·      Walk Now for Autism Speaks This is a family-friendly FUNdraising event so bring the whole family along. There are activities for children of all ages, resources for families, light refreshments and entertainment.
WHEN: Sunday, September 26, 2010, Registration starts 8:30 AM, Walk 10:00 AM
WHERE: Nat Bailey Stadium, Vancouver
COST:  There is no registration fee but participants should bring donations, see the link for more information about fundraising and team-building.



·      Cognitive Behavioral Therapy Appears Beneficial For Adults With ADHD  Adults with attention-deficit/hyperactivity disorder (ADHD) who received medication and individual sessions of cognitive behavioral therapy (CBT) showed greater improvement in symptoms through 12 months compared to patients who did not receive CBT, according to a study in the August 25 issue of JAMA.

·      Are Younger Children in Kindergarten more likely to be diagnosed with ADHD?  Read more in the Mentoring Boys September newsletter at the above link

·      Helping ADHD Students Get Organized for School  For ADHD children, the ability to organize, prioritize, and manage time is impaired by neurological deficiencies that make it hard for them to stay on top of school assignments. Find out how to help ADHD students master organization at home and at school.  Read more at link above.

·      ADD/ADHD On-Line Expo Sept 12 - 18 Join us this September 12th - 18th for a series of presentations, live chats, Q&A, and demonstrations. You'll hear directly from the professionals and organizations who are working everyday to support YOU.


6. Downs Syndrome

·      Teen with Down syndrome faces school battle  The halls of College International Marie de France were filled once again this week with hundreds of students returning from their summer break, but one familiar face was not among them. Aurelia Lubrina, who has Down syndrome, has been a student at the Montreal private school for the last eight years. During that time, her family says the shy 15-year-old has made enormous progress -interacting with a diverse cross-section of students and teachers and attending many of the same classes as her peers.

·      We are pleased to advise that the incorporation of the BC Down Syndrome Centre Society is now complete !  We have updated our website <>   under the "About Us" tab to reflect our purposes and the names of our directors and members etc.  Under the new society we have also setup a proprietorship (owned by the BC Down Syndrome Centre Society) called:  Pathways of Hope Neurodevelopmental Services.  At some point we will have a seperate website for this with lots of information on neurodevelopment and how it can help those with developmental, intellectual, learning disabilities and autism.  In the meantime, those who are interested can visit these websites: <>   or <>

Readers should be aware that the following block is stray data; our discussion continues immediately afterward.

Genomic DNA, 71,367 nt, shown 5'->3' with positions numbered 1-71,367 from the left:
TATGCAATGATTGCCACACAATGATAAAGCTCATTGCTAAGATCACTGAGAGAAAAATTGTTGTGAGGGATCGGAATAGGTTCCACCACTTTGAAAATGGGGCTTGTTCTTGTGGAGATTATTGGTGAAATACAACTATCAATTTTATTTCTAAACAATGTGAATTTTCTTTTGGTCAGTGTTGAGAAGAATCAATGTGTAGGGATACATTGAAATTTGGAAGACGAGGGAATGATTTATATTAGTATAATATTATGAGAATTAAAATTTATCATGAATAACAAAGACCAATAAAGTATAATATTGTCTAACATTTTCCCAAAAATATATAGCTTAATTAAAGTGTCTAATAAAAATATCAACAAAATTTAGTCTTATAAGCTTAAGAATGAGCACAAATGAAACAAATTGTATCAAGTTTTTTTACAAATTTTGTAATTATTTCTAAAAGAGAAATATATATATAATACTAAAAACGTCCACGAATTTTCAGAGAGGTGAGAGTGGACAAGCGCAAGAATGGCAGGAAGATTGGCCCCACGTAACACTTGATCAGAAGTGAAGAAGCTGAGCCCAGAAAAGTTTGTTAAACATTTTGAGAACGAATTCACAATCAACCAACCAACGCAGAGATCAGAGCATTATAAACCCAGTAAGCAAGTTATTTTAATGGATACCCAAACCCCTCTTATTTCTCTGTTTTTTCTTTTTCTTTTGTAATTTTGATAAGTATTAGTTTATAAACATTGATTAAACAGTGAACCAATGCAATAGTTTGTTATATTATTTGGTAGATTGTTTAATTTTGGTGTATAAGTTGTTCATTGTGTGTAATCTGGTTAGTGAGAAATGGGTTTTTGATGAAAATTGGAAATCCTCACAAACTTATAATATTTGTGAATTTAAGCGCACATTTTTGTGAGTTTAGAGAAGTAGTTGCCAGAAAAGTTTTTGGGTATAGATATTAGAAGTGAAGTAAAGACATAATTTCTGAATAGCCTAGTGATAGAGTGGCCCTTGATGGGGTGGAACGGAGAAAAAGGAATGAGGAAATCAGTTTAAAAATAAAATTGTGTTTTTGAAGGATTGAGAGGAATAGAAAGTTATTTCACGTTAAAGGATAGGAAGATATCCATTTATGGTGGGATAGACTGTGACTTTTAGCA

·       Casper Lja Continues to inspire and educate people on his Journey across Canada - finishing in BC summer 2010  Check out the blog!

·       Down Syndrome Buddy Walk  Saturday, September 25th. Enjoy local entertainment and a delicious lunch.  For more details and to pre-register contact:  or Early Bird cut-off deadline is September 18th.

7.  FASD

·      International FASD Awareness Day IS TODAY SEPTEMBER 9. Every year on September 9th, International FASD Awareness Day is observed.  Proclamations are issued in countries, states, provinces, and towns all around the world.  Bells are rung at 9:09 a.m. in every time zone from New Zealand to Alaska.  People all around the world gather for events to raise awareness about the dangers of drinking during pregnancy and the plight of individuals and families who struggle with Fetal Alcohol Spectrum Disorders (FASD).  The first FASDay was celebrated on 9/9/99.  This day was chosen so that on the ninth day of the ninth month of the year, the world will remember that during the nine months of pregnancy a woman should abstain from alcohol.  Anytime is a good time to raise awareness about Fetal Alcohol Spectrum Disorders (FASD). To learn about Fetal Alcohol Syndrome and Fetal Alcohol Spectrum Disorders, visit the FAS Community Resource Center website

·      PROVINCE RECOGNIZES FASD PREVENTION AND SUPPORT DAY Each year, on the ninth day of the ninth month, people in British Columbia and around the world recognize Fetal Alcohol Spectrum Disorder (FASD) Prevention and Support Day to raise awareness of this disorder and highlight the importance of abstaining from alcohol during pregnancy.  Read more here at the above link.

·      EDUCATORS GO BACK TO SCHOOL TO HELP KIDS WITH FASD  Education Minister Margaret MacDiarmid sends her thanks to more than 1,000 educators who trained last year to better assist students with Fetal Alcohol Spectrum Disorder.  Read more at the above link

·      3rd Annual FASD "Creating Change" Fall Conference: FASD Collaboration Roundtables Oct 22nd and 23rd, 2010 at Douglas College New Westminster Campus. For more information and registration, click here.


8.  Ministry Information